The lawyer said there is also fear among Russians in other countries that they will be expelled due to Putin’s actions, especially in light of Belgium coming out in recent days in favour of the EU terminating visa issuance to all Russians, even students, workers, and tourists.

“We have 30 students from Russia studying right now here in Ireland. How can you send those people from Ireland to Russia because some guy in the Kremlin decided to invade Ukraine? How does that make sense and who does it help?”

She said Putin will be happy if all the highly educated people, who have fled his regime, are returned to the country.

The lawyer said people who protest are put in prison with one of her own friends locked up for three days simply being near a protest relating to Crimea a few years ago.

“If you do go to a protest you are just taken by the police no questions asked.”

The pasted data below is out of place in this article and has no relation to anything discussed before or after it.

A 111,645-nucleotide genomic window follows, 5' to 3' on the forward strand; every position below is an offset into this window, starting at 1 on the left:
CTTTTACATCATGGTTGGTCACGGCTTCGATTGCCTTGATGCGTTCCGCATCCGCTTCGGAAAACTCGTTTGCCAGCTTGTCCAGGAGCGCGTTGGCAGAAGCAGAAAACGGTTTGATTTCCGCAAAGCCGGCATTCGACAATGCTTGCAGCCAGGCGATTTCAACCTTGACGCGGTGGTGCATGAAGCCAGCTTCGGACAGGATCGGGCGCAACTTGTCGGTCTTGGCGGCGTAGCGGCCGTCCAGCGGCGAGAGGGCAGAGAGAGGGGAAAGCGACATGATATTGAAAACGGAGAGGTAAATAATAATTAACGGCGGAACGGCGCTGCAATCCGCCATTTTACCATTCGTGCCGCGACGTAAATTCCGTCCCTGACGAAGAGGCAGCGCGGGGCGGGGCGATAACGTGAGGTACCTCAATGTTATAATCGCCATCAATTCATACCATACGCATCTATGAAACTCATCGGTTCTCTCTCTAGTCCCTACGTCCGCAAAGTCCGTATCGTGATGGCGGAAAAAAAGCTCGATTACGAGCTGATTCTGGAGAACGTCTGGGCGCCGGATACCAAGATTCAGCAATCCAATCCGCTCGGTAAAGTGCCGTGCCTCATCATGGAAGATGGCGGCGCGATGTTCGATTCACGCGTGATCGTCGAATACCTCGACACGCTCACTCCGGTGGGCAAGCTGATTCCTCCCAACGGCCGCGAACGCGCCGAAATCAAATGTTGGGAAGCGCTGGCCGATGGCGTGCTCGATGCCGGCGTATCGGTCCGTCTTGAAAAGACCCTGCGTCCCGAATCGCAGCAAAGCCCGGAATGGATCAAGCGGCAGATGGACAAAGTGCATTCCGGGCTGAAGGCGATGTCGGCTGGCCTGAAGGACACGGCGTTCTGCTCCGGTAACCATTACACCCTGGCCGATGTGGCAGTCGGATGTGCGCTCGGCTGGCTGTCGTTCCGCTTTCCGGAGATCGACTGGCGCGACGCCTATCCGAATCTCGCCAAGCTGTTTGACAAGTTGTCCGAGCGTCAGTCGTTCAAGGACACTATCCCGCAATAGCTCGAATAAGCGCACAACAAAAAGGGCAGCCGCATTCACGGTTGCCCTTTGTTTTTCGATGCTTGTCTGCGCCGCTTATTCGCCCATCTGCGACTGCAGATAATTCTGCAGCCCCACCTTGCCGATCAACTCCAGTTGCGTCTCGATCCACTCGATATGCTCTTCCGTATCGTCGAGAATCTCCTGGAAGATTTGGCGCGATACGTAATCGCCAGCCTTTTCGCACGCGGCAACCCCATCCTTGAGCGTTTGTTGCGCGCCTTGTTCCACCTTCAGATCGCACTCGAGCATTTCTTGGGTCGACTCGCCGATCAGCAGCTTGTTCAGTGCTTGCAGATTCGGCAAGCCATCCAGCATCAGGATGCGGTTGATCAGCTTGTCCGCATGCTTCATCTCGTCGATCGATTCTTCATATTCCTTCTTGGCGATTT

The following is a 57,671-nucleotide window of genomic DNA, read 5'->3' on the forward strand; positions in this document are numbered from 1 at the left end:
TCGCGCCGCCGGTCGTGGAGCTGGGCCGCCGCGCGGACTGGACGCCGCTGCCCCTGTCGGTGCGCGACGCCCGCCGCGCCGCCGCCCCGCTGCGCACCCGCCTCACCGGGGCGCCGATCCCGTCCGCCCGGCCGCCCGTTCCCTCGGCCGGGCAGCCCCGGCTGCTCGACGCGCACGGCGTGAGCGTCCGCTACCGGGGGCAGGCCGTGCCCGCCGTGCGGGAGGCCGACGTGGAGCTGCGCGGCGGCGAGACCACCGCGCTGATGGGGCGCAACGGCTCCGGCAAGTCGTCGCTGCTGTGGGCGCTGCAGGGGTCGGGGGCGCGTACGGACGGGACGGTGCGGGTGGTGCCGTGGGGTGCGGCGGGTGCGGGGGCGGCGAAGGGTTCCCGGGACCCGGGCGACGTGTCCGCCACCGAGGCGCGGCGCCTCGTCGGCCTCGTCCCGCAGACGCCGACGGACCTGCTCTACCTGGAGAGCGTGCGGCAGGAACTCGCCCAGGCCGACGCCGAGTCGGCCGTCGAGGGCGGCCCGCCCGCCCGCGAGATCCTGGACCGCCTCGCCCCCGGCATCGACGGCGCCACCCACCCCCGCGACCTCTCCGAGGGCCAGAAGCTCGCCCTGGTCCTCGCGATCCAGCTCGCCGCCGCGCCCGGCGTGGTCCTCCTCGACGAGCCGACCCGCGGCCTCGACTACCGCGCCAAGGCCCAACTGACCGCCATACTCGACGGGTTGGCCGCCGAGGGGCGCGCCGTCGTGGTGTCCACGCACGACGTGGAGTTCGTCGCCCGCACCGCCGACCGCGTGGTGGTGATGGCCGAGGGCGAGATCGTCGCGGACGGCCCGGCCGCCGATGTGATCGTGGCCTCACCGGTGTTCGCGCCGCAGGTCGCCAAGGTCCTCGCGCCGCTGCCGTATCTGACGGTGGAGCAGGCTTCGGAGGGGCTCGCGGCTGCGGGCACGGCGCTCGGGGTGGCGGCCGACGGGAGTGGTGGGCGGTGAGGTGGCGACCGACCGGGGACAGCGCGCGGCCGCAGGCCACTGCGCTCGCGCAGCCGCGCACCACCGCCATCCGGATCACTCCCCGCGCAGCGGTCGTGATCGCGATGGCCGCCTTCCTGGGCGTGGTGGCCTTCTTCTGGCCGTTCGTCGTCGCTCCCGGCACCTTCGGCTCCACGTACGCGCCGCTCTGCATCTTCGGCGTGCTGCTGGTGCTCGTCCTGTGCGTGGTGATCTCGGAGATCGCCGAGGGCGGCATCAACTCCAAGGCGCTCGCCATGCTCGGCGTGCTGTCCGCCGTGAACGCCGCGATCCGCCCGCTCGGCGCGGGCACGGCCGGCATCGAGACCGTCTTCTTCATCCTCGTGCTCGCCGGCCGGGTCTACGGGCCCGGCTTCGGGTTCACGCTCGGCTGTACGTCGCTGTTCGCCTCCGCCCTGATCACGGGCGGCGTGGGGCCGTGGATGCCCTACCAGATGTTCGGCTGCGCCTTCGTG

She also said the Russian people are getting a very different version of events on the conflict from the pro-Russian state media in the country who are framing the conflict as an operation to save the people in the Donbas region in eastern Ukraine from torture.

“If you look at the Russian news, it’s never called war, it’s called a military operation.

“They are putting it that the people in Donetsk and Luhansk are struggling, they are bombed, they are tortured and those people came to Russia, came Putin and said ‘help us’”

She doesn’t believe support for Putin will change among his supporters until the country has a free media but has seen many neutrals turn against the Russian leader on social media since the invasion.

If Ukrainians want to contact Anzhelika Samuilova and Olga Shevchenko for help they can contact asamuilova@timetomove.ie